Treating Malnutrition Vital for Patient Health
It is estimated that at least one-third of patients in developed countries such as the United States are malnourished upon admission to the hospital. According to The Malnutrition Quality Collaborative’s National Blueprint: Achieving Quality Malnutrition Care for Older AdultsUp to 1 out of 2 older adults (>65 years old) are at risk for malnutrition.
If left untreated, two-thirds of those malnourished patients may experience adverse outcomes including suppression of the immune system, impaired wound healing, muscle wasting, longer lengths of hospital stay and increased mortality.
Nutrition is a team approach that includes all health care providers, patients and their families. In the hospital, patients are required to have a nutrition screening conducted within 24 hours of admission by nursing staff. A consult is sent to the dietitian if nutrition concerns are identified. The Registered Dietitian sees the patient and assesses their needs. Standard malnutrition characteristics are used as set forth by The Academy of Nutrition & Dietetics (AND) and A.S.P.E.N. guidelines to identify malnutrition.
“Nutrition concerns may include unplanned weight loss, decreased appetite or food intake, difficulty chewing or swallowing, chronic non-healing wounds, or need for tube feeding, IV nutrition or nutritional supplements in order to meet patient’s needs”, says Bethesda North Hospital Registered Dietitian Karolin Saweres, RDN, LD.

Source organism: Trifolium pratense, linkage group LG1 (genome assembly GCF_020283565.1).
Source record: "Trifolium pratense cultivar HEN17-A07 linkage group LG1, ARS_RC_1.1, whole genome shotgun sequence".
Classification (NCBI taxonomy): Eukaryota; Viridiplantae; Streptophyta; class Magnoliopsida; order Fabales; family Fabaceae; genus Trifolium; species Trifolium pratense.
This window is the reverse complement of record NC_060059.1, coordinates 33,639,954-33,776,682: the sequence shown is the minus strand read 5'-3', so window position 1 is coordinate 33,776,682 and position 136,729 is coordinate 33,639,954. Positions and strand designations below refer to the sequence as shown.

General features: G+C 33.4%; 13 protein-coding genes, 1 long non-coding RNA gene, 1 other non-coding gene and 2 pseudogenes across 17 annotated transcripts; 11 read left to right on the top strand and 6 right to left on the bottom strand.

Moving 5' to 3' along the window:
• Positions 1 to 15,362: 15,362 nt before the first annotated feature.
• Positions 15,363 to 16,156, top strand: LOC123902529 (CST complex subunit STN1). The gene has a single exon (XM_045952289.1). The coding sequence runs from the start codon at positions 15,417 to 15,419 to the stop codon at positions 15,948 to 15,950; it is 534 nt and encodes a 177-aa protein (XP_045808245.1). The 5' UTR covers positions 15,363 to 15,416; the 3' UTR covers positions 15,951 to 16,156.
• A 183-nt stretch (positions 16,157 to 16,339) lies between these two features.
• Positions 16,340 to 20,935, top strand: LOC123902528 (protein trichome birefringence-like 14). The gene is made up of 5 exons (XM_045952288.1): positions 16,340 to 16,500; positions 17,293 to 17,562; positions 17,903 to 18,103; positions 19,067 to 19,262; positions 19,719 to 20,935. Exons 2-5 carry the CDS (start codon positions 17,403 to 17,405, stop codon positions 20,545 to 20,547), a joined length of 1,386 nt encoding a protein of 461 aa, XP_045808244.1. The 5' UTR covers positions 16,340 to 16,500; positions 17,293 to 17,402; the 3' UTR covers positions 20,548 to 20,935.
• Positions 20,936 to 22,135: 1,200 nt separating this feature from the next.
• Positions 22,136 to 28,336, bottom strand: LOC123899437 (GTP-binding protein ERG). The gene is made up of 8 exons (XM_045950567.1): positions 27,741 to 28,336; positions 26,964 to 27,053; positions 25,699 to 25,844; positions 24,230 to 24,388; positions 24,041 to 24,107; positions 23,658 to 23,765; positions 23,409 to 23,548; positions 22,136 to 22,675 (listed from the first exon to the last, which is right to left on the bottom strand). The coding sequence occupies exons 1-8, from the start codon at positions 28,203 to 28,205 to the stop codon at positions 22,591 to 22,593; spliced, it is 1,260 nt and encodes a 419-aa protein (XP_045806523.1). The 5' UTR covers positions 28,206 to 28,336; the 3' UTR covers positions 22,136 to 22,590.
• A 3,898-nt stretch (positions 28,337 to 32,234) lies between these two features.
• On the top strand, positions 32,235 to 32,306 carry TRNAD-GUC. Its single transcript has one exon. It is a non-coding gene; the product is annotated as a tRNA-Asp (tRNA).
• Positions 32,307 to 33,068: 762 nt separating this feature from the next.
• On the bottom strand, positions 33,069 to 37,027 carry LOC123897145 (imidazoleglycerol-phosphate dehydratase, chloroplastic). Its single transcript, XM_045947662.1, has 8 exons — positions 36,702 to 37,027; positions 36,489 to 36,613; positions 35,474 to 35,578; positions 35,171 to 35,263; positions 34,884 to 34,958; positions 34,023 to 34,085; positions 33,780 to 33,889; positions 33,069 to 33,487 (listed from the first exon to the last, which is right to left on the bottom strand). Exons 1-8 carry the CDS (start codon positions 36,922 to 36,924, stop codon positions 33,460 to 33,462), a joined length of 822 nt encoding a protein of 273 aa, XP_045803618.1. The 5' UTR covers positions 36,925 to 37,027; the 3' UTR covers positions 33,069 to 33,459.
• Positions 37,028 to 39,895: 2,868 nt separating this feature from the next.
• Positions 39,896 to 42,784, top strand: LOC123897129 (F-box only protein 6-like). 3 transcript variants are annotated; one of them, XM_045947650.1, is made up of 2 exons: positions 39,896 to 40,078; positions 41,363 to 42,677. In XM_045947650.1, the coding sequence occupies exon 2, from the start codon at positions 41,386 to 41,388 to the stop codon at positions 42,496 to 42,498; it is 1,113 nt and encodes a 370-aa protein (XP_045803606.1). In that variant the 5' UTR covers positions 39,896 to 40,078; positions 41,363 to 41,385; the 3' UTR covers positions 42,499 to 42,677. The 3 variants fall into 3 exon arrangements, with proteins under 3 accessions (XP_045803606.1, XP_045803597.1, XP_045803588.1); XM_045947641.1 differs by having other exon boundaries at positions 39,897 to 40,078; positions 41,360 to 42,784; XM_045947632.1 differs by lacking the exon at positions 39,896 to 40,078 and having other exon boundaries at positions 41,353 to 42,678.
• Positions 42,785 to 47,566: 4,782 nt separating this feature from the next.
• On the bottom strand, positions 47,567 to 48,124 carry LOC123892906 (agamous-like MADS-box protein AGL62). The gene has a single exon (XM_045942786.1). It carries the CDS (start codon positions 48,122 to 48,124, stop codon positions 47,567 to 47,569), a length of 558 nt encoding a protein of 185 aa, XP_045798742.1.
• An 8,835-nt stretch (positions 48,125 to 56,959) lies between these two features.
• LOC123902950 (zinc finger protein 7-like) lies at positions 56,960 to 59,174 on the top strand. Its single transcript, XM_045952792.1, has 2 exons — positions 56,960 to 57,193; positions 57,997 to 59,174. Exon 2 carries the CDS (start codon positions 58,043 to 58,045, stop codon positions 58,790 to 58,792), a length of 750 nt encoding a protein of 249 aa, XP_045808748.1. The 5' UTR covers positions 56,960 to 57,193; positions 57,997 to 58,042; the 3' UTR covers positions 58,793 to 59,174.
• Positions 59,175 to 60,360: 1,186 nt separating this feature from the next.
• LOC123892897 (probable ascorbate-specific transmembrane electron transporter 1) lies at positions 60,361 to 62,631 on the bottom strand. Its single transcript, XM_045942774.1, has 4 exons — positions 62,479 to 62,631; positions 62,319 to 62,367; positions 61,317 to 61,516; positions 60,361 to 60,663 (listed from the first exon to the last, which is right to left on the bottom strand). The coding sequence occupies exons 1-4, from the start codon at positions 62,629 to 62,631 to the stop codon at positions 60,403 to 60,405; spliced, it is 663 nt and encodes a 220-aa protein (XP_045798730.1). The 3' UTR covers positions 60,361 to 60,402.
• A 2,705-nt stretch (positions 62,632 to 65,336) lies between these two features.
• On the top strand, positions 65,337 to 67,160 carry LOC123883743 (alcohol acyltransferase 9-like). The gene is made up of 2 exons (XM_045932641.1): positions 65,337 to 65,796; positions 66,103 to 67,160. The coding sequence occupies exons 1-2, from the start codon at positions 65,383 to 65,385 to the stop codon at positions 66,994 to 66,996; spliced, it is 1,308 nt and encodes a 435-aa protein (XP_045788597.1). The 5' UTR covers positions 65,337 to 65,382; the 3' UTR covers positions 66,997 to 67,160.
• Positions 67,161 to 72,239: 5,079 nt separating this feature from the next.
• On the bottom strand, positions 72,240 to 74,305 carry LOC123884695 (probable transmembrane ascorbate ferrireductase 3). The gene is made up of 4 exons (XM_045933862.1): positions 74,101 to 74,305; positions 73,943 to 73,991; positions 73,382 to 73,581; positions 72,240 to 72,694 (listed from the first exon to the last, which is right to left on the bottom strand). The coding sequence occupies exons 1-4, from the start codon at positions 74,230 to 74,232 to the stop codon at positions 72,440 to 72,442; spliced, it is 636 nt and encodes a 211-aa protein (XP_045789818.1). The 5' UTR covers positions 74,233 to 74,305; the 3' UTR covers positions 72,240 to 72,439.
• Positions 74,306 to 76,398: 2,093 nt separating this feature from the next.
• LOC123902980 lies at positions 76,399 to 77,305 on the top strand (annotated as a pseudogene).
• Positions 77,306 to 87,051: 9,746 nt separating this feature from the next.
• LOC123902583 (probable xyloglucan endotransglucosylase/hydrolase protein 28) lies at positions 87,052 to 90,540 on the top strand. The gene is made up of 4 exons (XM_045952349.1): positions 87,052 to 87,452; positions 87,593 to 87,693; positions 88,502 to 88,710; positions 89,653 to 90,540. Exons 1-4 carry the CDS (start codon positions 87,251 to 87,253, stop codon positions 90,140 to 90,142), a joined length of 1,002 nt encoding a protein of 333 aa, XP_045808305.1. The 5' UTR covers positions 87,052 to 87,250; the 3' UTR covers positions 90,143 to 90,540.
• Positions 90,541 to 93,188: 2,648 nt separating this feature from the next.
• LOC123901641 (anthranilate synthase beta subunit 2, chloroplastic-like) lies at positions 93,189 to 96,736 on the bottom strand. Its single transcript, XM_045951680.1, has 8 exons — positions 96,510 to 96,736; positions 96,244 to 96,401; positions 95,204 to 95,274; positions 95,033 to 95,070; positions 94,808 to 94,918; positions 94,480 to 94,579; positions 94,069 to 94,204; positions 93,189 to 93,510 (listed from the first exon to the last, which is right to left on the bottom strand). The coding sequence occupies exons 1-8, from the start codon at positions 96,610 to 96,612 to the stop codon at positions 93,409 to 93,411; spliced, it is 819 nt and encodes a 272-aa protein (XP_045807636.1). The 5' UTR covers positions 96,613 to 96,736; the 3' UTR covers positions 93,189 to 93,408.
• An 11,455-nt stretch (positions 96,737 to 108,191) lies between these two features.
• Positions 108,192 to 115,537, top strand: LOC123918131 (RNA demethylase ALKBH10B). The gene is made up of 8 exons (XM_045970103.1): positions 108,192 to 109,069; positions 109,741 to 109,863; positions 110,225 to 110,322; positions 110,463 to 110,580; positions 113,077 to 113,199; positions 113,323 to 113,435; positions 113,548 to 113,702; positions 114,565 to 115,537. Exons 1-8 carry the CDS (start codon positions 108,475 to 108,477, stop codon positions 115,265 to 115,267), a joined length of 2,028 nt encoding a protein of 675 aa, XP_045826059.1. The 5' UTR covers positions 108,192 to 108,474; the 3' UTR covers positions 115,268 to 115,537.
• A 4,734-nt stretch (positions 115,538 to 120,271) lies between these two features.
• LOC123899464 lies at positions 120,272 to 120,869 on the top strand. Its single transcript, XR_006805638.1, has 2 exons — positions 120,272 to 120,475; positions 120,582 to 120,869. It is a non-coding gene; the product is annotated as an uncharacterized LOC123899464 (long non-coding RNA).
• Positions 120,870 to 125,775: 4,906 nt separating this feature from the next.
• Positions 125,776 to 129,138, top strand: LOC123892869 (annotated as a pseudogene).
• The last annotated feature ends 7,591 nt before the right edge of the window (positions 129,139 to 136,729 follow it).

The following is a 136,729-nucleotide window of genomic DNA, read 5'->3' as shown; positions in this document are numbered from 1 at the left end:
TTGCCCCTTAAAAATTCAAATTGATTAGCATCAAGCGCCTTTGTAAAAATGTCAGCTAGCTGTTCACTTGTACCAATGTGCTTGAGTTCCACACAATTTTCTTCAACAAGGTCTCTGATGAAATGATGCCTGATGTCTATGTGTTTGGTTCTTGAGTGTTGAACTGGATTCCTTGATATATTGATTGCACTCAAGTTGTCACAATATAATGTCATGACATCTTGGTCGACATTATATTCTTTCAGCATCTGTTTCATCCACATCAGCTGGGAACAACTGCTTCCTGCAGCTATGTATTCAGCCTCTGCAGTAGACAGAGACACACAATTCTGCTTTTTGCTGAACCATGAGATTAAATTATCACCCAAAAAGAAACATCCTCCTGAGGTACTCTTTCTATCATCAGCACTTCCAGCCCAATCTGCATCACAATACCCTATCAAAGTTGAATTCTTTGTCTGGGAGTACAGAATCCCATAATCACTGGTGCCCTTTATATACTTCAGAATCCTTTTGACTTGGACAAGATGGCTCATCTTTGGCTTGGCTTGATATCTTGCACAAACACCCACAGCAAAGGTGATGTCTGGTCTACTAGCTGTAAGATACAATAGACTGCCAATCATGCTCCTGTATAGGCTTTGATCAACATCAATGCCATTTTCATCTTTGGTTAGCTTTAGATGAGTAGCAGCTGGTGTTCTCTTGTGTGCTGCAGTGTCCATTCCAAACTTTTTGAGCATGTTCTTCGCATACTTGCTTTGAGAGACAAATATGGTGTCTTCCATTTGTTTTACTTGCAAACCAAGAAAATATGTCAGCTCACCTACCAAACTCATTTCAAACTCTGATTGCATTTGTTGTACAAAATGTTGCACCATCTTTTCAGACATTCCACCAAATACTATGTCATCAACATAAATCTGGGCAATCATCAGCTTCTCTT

The Academy of Nutrition and Dietetics (AND) and the American Society for Enteral and Parenteral Nutrition (ASPEN) require two out of six criteria (decreased energy intake, weight loss, body fat loss, muscle mass wasting, fluid/edema, hand grip strength) to support a diagnosis of malnutrition.
Hepatic Protein (albumin, pre-albumin, and transferrin) labs are no longer supported to diagnose malnutrition as these are more indicative of inflammation.
If malnutrition is identified, Saweres works with them to develop an individualized nutrition care plan. She works on increasing actual food consumption. A nutritional supplement is often needed to accomplish this. The nutrition care plan is a continuous process. Positive or negative outcomes are monitored and revised as needed.
Steps to Treating Malnutrition
Saweres recommends the following:
- Calorie dense, high protein foods
- Small, frequent meals
- Oral nutritional supplements (including liquid nutritional supplements, protein bars or homemade shakes)
- Encouraging family to visit during meal times to help encourage or feed the patient
- Community nutrition programs such as home-delivered meals
- Following up with an outpatient dietitian to evaluate treatment plan
“Malnutrition can be prevented and is treatable. Malnutrition is common, especially in an acute care setting, but is frequently unrecognized. Early detection is key,” Saweres adds.
Karolin Saweres, RDN, LD is a Clinical Dietitian with special interest in malnutrition. She practices with TriHealth and sees inpatients at Bethesda North Hospital. She also sees patients at her private practice, My Nutrition & Me. She has 10+ years of experience.